DOB: 16 August 1937
Died: 11 December 2003
Famed as the man whose won Melbourne their last senior premiership off his own boot, Colin Neil "Froggy" Crompton was not a noted goalkicker. He had kicked a career high seven against North Melbourne in Round 11, 1959 but found it hard to win a permanent spot as a rover.
After a 1960 interrupted by an ankle injury in a practice match which flared up again early in the sesaon and tough competition for the rover job he crossed to the SANFL to join Glenelg in 1961. He had already turned back the chance to change states as a footballer and a cricketer early in 1960. After his brief stint in Adelaide he returned to the Demons in 1962 and made his name as a back-pocket, occasionally making appearances as a rover again.
His most important goal came late in the 1964 Grand Final after he'd followed his opponent into the forward line. He was 100m out of position, almost a capital crime in those days, but late in the chaotic game - soon after Hassa Mann had kicked a point to put the Demons within touch - the ball spilt to him and he threw it onto his boot. It sailed home and the Demons were in front. It was his first goal for five years and gave the Demons a lead that they would hold on to for the rest of the match.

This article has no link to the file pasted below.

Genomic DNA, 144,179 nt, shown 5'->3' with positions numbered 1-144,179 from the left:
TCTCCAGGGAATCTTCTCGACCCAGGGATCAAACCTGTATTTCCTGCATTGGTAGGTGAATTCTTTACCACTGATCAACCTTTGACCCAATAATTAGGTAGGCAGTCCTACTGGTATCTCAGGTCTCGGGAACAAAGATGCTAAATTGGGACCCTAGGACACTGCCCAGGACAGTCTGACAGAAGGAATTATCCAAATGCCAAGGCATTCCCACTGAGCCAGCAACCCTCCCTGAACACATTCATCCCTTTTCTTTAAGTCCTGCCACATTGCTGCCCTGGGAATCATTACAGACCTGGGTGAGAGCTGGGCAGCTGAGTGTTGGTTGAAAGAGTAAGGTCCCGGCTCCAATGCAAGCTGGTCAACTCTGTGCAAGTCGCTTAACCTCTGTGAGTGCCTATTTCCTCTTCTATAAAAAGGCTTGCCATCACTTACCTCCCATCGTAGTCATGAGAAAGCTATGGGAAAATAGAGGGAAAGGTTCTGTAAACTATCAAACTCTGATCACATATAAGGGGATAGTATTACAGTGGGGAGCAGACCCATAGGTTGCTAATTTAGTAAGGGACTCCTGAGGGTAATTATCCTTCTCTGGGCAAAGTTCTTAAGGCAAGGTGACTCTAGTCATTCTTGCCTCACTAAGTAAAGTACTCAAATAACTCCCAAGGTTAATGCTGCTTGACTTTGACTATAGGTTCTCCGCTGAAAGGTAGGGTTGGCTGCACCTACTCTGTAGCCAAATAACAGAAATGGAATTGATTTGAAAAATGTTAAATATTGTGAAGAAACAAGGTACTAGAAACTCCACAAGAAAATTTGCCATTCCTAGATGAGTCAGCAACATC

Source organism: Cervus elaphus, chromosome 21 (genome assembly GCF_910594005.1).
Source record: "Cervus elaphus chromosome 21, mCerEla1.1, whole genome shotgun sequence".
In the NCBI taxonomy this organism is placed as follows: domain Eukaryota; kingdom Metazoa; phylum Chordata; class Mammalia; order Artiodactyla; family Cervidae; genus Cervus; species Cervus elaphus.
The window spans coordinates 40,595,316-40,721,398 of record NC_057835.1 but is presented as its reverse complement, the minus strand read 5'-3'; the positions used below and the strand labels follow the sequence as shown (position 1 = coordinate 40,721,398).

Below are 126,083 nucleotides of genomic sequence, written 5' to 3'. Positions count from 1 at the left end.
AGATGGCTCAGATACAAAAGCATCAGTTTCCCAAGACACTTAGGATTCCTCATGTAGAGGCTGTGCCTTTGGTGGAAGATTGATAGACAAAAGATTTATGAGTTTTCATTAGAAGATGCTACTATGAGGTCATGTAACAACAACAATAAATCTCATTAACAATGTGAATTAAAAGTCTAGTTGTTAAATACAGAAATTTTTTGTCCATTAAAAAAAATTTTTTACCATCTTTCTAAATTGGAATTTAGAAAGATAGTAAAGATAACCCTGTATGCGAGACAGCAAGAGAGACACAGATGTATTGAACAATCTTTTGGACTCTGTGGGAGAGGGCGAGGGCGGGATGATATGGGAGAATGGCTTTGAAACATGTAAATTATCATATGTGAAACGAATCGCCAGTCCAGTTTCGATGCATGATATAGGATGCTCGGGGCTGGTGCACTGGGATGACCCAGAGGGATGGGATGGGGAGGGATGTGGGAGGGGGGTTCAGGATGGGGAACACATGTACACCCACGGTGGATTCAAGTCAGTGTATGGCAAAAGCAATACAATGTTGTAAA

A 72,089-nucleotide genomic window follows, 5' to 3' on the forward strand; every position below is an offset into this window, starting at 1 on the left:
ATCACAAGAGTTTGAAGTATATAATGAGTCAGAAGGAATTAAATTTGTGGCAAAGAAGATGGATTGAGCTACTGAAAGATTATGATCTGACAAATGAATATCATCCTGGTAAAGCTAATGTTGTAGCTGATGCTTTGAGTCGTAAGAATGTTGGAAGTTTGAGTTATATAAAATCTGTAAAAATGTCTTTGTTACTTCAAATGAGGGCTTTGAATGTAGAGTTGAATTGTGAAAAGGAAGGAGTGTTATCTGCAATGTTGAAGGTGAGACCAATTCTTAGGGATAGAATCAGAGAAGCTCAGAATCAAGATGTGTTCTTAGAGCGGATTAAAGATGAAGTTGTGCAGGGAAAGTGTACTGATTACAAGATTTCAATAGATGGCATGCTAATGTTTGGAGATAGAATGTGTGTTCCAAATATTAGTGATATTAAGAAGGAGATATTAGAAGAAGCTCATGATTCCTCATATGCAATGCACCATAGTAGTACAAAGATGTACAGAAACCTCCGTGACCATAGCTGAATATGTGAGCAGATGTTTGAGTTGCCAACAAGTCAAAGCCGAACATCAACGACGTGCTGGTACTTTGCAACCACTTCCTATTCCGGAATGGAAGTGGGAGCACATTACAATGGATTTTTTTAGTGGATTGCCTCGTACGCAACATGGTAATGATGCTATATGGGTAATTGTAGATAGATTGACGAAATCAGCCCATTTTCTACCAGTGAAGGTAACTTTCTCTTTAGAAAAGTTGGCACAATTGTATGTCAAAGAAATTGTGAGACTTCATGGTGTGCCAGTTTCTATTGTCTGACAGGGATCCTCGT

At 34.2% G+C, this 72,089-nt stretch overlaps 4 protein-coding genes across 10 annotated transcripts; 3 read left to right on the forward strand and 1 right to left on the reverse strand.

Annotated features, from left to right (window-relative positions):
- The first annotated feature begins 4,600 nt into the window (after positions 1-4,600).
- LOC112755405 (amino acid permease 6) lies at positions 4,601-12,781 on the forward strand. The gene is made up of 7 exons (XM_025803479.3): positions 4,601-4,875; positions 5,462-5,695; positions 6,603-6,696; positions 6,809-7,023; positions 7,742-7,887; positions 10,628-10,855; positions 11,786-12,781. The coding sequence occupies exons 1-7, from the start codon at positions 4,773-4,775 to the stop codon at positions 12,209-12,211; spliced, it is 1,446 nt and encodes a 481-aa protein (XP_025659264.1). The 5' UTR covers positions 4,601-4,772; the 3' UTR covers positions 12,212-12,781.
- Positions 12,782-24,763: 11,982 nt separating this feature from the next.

He retired two years later, destined to be remembered forever for that kick. Legend has it that Norm Smith bailed him up after the match and told him off being in the wrong place, but even the master coach must have enjoyed the fairytale finish no matter how unorthodox it had been.
Crompton captain-coached Werribee in the VFA from 1967 to 1969, and then at Federal League club Caulfield before following his mentor Norm Smith to South Melbourne. He was appointed metropolitan recruiting officer at South in November 1970. From 1975 to 1977 he was Under 19s coach with the Demons.
In 1978 he returned to the VFA with Oakleigh for two seasons, leading his side to a losing Grand Final in 1979. Crompton also played 45 first class cricket matches for Victoria. he averaged 32 and was known as a superb fieldsman.
Most sources show him as being cleared from Ormond, but newspapers show his club as Glenhuntly.